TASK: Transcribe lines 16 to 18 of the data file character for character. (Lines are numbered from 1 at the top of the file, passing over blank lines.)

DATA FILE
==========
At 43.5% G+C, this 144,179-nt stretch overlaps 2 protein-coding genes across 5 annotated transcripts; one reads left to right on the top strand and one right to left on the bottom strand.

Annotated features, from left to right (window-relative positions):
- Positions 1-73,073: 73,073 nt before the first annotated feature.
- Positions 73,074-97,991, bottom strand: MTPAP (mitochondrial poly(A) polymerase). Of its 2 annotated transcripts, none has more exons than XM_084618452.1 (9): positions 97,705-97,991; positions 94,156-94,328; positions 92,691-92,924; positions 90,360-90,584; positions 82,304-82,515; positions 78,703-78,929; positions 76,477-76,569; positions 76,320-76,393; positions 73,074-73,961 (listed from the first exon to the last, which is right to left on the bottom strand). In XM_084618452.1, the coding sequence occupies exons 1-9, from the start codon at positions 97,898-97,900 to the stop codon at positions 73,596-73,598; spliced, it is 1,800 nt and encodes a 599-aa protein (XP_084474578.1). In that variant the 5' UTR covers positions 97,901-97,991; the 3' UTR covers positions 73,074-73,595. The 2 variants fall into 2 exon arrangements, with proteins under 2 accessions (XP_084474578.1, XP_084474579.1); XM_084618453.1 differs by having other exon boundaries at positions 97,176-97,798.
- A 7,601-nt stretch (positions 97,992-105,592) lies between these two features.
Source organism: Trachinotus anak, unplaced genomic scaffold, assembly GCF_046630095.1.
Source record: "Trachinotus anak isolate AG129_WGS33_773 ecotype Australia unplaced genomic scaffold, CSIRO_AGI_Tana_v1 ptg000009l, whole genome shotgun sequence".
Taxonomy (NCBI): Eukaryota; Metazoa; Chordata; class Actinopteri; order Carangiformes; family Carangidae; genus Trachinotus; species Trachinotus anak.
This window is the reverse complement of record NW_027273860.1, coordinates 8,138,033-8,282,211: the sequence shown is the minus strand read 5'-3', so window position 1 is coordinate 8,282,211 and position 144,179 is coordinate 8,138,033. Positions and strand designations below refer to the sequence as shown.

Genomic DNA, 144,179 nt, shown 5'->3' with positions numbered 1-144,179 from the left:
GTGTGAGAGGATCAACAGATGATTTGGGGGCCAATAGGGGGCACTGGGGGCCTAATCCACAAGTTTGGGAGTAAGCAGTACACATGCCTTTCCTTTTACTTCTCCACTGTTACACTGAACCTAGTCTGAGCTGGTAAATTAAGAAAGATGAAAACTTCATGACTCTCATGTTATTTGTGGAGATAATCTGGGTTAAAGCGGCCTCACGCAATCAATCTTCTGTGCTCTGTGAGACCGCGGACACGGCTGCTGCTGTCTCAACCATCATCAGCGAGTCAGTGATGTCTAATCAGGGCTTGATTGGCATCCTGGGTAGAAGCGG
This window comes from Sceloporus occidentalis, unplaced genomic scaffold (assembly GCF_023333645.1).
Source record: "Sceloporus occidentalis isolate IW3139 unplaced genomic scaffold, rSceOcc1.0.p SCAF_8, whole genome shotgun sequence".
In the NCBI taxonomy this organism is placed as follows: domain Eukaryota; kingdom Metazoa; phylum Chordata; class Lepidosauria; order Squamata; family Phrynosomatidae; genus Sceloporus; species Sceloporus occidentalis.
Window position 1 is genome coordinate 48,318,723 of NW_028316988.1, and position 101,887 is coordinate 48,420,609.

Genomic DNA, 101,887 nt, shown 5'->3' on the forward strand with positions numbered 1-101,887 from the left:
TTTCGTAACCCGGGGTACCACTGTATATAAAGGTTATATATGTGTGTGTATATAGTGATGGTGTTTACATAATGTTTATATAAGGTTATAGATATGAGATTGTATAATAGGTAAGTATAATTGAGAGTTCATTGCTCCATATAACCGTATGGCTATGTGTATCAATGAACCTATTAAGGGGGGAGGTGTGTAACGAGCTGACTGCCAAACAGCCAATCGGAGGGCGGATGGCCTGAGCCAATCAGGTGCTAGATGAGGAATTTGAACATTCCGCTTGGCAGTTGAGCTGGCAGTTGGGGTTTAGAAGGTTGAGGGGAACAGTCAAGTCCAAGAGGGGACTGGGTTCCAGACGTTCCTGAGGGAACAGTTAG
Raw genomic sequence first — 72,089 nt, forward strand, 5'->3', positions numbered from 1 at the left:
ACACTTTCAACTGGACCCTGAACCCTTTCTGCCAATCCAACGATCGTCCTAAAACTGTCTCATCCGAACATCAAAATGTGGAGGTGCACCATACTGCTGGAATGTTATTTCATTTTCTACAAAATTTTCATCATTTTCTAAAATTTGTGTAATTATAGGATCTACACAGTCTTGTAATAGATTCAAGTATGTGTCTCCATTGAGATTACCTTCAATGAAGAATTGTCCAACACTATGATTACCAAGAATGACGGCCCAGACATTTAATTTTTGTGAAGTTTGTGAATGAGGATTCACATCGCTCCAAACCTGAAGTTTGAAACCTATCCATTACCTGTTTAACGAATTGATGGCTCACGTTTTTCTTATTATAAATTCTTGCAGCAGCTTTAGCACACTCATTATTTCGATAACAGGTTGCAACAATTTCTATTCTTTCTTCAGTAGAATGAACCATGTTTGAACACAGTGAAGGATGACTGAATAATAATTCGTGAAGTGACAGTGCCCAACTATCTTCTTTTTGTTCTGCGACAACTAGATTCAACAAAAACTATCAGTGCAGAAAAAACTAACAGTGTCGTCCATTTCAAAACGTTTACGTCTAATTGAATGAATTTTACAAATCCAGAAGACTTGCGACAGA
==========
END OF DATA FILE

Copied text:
Genomic DNA, 101,887 nt, shown 5'->3' on the forward strand with positions numbered 1-101,887 from the left:
TTTCGTAACCCGGGGTACCACTGTATATAAAGGTTATATATGTGTGTGTATATAGTGATGGTGTTTACATAATGTTTATATAAGGTTATAGATATGAGATTGTATAATAGGTAAGTATAATTGAGAGTTCATTGCTCCATATAACCGTATGGCTATGTGTATCAATGAACCTATTAAGGGGGGAGGTGTGTAACGAGCTGACTGCCAAACAGCCAATCGGAGGGCGGATGGCCTGAGCCAATCAGGTGCTAGATGAGGAATTTGAACATTCCGCTTGGCAGTTGAGCTGGCAGTTGGGGTTTAGAAGGTTGAGGGGAACAGTCAAGTCCAAGAGGGGACTGGGTTCCAGACGTTCCTGAGGGAACAGTTAG
Raw genomic sequence first — 72,089 nt, forward strand, 5'->3', positions numbered from 1 at the left: